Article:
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Traveler Blog Tour – April 24


Traveler is avaliable for preorder

I’m here today with an book I can highly recommend, the third book in the Starstruck series: TRAVELER. I greatly enjoy this series. A blend of science fiction and romantic fantasy. The Starstruck series is great fun. This is where Star Trek meets the Hitchhikers guide. I’m sure you’ll enjoy it. If you haven’t started the series, keep reading. This week you can begin quick and easy.

Here is an except from chapter 2 from Traveler:

I followed Zander into the hallway, taking it all in. The corridor, stark white and laced with utilitarian chrome, stretched in both directions. It was what I’d always imagined one of these would look like.

First jump and bam—spaceship. For me, jackpot. Not home yet, but I didn’t want to jump anytime soon and I wanted to explore in the meantime.

Both of the times I had been on a ship, I had been abducted, never having time to inspect the alien technology. It was the price I had paid for freedom. And those ships sucked, anyway. This one was much better. A little more… glossy. Not some falling apart piece of garbage. Not some aliens trying to burn down the world. No, this was a real spaceship, one that gleamed and traveled the stars.

Blayde grunted and stretched, staring down the corridor.

“Ta-daa, spaceship,” she said. “You’ve seen it. Happy? Now, let’s go.”

She tugged on Zander’s arm, but he didn’t seem to notice, or care for that matter. I imagined Blayde had strong upper-body strength, yet she wasn’t swaying him one bit.

“I’m not trying to be mean, Sally,” said Blayde, looking at me this time. “And I know I agreed to an hour, but I didn’t realize this ship was Alliance. Every minute we stay here could get us deeper in trouble. They don’t take kindly to stowaways.”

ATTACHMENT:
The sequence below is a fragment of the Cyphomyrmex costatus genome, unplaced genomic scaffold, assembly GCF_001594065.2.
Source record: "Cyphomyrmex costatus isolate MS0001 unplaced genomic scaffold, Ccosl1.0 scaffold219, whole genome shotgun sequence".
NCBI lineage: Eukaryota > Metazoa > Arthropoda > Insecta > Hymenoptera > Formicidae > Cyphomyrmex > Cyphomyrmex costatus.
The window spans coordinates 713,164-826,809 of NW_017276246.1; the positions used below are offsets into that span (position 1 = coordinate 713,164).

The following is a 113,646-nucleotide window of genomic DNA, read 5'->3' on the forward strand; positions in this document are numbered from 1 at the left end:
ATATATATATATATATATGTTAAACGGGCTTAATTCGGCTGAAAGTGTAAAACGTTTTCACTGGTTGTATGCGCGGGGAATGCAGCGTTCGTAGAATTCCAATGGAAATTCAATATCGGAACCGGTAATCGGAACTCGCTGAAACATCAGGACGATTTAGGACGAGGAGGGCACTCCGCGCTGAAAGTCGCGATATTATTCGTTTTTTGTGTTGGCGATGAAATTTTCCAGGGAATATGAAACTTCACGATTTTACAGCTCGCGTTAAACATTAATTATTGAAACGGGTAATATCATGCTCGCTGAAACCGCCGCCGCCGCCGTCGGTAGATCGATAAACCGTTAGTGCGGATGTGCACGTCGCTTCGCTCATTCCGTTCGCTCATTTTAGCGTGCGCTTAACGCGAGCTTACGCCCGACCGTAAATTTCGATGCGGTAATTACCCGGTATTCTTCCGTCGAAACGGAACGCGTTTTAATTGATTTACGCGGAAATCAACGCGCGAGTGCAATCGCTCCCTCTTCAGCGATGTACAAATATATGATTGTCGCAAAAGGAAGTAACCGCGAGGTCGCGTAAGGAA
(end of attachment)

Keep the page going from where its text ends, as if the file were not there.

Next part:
The only Alliance I knew was close to Earth, which meant we couldn’t be too far away.

She spread her arms wide. “They’re the only union I know that makes their walls so insufferably white.”

“We promised her an hour,” said Zander, “and an hour is exactly what Sally’s going to get.”

My heart skipped a beat. He looked so… excited. Like this shared experience was making him giddy. And I had to admit this was the pinnacle of astrolust for me; I was actually seeing a spaceship, a real one.

“Can we look out a window?” I begged.

“There’s really nothing to see,” Blayde muttered.

“If the ship is in interplanetary mode, sure,” Zander said. “If this is an Alliance ship, they black out the windows for interstellar travel. Faster-than-light travel isn’t pretty to look at. There’s a theory that you’re not supposed to know how fast you’re going on these things. The second you do, poof, no one knows where you are. Others say it induces space madness.”

“Space madness?”

“She asked if we were going to look around,” Blayde said, “and the answer is no. We’re leaving. Now.”

“If Sally wants a window, then we’re finding a window!”

“Fine!” she said, though it was obvious she was not fine. She threw her hands in the air, defeated and scowling. “Sally gets what she wants, right?”

“We owe her that much.”

“You’re putting her in danger. She could get hurt!”

“I thought I proved I can handle myself,” I said. “What’s with the cold shoulder all of a sudden? I thought you were getting used to me.”

“That’s when I thought you were staying five minutes,” she said. “Everything we do could get you killed. And while I don’t know you enough to care, I’m pretty sure it’ll make Zander mopey for a few centuries, and who wants to travel with a wet blanket?”

“Come on, Sally.” Zander shot a glare at his sister then grinned at me. I smiled back and trotted to keep up with his stride.


Haven’t yet begun the Starstruck series? You are in luck. This week, until April 28th, Starstruck the first in the series is free on Amazon. As a celebration for the upcoming release of Traveler on Friday, Starstruck is now FREE until the 28th! Grab it for the sweet price of $0. We hope you love it!


by S. E. Anderson

Sally’s search for Earth isn’t off to a good start: chased out of her hotel room and into the broom closet of a spaceship, she’s accidentally become a stowaway on the Alliance Flagship, Traveler.